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Q+A: Boys Noize

Over 10 years into his career, Boys Noize has just released his most dynamic album yet. We find out what keeps him firing on all cylinders

  • Charlie Case
  • 29 July 2016
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Can you describe the new stage design?

It has an industrial look. It’s pretty raw. There aren’t many digital effects. It’s really a stage piece. It’s pretty modular as well, so I can make it bigger or smaller if I want, but it’s got a heavy industrial look and it’s a lot about lights. I’ve been rehearsing a lot and I’m programming a lot of lights myself that I trigger when I play.

You’ve worked with a number of people on this record, from Benga and Hudson Mohawke to Poliça. How did you end up working with them?

In the last two years working on new music there were moments where you’d go have a beer with TEED and end up making a record like ‘2 Live’. I was pretty open-minded to let things happen and didn’t really choose the artists. The only real collaboration I wanted to do was Poliça, a band from Minneapolis, who I got introduced to through Bon Iver. We made this really crazy rhythm which is kind of unusual. It’s quite chaotic as well, but I didn’t want to just make a deep house record where she sings over it.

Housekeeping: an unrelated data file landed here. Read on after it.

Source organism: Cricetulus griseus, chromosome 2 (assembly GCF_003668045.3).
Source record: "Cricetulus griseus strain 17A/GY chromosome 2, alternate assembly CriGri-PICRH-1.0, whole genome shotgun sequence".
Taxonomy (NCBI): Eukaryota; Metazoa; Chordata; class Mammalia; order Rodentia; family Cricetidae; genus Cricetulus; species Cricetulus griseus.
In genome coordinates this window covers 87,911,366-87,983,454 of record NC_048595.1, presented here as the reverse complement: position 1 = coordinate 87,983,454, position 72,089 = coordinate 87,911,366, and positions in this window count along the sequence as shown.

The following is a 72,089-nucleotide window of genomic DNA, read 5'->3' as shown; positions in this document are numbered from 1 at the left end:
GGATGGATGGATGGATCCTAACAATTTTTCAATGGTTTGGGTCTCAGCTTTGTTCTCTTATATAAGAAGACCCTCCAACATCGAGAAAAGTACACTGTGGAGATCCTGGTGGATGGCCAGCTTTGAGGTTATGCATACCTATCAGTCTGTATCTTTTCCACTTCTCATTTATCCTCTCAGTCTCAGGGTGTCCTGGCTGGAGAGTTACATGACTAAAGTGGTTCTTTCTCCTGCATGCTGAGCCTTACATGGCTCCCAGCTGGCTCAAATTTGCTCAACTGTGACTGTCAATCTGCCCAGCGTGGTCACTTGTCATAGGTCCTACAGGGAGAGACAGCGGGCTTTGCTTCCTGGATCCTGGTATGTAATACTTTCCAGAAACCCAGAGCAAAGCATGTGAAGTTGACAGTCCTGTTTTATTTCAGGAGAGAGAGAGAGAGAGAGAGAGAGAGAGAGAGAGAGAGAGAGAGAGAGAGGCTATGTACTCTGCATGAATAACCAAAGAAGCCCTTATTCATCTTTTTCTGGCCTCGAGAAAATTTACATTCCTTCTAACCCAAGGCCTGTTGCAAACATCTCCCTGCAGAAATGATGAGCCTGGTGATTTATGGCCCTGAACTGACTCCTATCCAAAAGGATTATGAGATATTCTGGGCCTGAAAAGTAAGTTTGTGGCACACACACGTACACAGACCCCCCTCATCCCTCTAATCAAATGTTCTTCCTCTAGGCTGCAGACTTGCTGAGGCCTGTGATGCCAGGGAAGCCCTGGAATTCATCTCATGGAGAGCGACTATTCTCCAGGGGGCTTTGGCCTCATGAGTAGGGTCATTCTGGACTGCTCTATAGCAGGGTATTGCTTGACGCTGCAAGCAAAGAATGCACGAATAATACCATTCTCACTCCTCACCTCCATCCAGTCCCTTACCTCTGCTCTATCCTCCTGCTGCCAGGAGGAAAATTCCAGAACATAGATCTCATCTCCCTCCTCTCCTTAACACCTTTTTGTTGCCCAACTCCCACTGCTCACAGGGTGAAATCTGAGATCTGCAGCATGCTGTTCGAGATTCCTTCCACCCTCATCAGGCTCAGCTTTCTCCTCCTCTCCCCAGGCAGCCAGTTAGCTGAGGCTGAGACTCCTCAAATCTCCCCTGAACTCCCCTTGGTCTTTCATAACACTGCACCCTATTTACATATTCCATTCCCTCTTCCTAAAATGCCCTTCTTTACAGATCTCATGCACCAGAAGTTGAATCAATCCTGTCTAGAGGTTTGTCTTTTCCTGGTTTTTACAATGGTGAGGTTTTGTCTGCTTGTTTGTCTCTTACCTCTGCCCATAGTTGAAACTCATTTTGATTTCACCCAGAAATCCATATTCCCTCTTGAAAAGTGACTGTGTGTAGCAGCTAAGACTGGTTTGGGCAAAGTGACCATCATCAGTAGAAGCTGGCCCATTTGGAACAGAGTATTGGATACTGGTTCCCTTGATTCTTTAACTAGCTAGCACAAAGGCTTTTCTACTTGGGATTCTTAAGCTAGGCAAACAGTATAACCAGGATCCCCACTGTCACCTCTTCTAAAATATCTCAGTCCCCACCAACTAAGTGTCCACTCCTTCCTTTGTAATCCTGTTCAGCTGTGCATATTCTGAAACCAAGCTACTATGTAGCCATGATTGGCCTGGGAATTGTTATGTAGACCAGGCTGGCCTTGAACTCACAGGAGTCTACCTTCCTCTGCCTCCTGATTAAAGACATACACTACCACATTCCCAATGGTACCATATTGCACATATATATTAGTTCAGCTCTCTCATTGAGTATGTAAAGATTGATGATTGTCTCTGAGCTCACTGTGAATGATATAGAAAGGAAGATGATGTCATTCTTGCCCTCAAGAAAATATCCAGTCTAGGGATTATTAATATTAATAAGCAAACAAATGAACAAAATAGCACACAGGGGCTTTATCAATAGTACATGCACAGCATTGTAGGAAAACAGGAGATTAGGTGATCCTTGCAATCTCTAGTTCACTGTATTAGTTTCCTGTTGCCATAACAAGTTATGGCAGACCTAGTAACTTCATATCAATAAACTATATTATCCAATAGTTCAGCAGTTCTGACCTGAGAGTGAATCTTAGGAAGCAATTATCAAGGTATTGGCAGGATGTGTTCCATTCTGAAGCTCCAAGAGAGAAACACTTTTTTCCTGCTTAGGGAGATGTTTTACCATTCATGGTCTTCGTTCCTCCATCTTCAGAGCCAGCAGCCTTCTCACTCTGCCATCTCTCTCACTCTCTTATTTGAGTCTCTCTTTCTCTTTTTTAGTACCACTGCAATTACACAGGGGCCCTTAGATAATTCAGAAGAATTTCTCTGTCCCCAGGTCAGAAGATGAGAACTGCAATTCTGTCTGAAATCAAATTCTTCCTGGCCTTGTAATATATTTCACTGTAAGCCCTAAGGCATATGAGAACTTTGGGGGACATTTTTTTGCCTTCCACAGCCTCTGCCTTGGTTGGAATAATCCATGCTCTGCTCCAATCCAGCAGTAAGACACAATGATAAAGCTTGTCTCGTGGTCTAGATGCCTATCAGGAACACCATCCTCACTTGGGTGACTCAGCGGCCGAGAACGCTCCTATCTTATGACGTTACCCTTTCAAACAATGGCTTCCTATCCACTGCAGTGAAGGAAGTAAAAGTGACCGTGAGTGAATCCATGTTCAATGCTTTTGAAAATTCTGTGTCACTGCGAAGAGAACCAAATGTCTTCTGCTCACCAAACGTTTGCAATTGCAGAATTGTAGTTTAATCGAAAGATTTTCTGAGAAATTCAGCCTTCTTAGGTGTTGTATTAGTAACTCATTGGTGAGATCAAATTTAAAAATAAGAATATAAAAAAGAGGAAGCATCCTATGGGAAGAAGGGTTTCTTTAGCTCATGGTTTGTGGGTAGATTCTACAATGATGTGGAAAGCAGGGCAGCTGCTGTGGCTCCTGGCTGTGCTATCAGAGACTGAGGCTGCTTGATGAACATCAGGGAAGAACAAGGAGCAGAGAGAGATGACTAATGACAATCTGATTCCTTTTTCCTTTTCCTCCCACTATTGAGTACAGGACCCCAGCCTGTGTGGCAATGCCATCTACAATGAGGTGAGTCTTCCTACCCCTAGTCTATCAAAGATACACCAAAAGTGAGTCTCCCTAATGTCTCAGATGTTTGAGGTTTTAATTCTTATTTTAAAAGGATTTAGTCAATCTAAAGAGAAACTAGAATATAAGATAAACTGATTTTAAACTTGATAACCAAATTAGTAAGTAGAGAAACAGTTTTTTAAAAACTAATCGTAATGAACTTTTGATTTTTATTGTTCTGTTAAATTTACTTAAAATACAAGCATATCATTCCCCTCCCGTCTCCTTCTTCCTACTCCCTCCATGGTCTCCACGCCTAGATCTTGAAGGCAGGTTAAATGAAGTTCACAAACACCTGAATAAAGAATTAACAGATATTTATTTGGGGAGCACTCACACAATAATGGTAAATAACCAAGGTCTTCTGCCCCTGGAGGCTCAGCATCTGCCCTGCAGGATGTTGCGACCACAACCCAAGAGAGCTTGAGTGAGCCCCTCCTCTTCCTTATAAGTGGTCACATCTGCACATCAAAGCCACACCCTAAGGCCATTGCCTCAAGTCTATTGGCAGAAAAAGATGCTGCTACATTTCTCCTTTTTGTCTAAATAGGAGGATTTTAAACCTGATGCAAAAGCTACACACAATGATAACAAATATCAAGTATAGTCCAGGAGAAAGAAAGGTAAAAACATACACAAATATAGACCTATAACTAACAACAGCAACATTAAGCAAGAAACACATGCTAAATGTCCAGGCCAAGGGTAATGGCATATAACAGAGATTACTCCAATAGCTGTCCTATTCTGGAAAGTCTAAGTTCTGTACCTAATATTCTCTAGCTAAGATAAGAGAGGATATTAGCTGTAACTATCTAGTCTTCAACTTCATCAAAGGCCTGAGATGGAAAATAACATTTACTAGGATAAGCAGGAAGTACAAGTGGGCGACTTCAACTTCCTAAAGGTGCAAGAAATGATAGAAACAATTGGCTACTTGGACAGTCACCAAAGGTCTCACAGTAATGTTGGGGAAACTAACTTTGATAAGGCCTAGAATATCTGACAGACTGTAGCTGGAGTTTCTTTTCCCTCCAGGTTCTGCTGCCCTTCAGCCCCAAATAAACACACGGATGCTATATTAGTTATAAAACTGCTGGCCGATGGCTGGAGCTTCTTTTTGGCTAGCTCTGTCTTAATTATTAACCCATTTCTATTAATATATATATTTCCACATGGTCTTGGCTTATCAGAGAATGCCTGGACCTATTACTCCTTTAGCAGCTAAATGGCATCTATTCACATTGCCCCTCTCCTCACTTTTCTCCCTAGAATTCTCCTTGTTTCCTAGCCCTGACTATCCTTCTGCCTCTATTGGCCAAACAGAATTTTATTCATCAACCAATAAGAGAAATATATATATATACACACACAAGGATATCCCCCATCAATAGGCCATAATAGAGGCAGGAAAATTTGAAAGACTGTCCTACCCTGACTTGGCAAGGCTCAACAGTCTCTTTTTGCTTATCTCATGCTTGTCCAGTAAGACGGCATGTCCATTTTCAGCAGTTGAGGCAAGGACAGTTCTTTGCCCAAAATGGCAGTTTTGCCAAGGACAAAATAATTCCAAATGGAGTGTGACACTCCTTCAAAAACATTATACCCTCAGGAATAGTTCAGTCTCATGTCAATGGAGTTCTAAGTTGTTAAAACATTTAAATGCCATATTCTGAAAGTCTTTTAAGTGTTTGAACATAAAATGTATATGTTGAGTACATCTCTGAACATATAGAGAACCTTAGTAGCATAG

You also worked with Benga?

Benga was a funny story. I’ve been a big fan of his music for a long time. When I listen back to ‘Night’, the track he did with Coki, Benga was always a step ahead with rhythm. I got back in touch with him last year. He was sending me new tunes and we were both saying let’s do something, but then he showed up the next day in Berlin. He just booked a flight, and knocked on my door without me knowing he was coming!

What was working with him like – especially given that it was one of the first songs he’s released since he opened up about his mental health issues?

He’s such a lovely person and it’s not easy to survive in this crazy music industry. It’s just not right for everybody, but he’s doing really well at the moment. The industry is fucked up. It fucks up musicians and it fucks up music. That’s why I’ve always done things on my own terms. That’s why I release my music on my own label, because I can’t do it the way the industry wants it to be.

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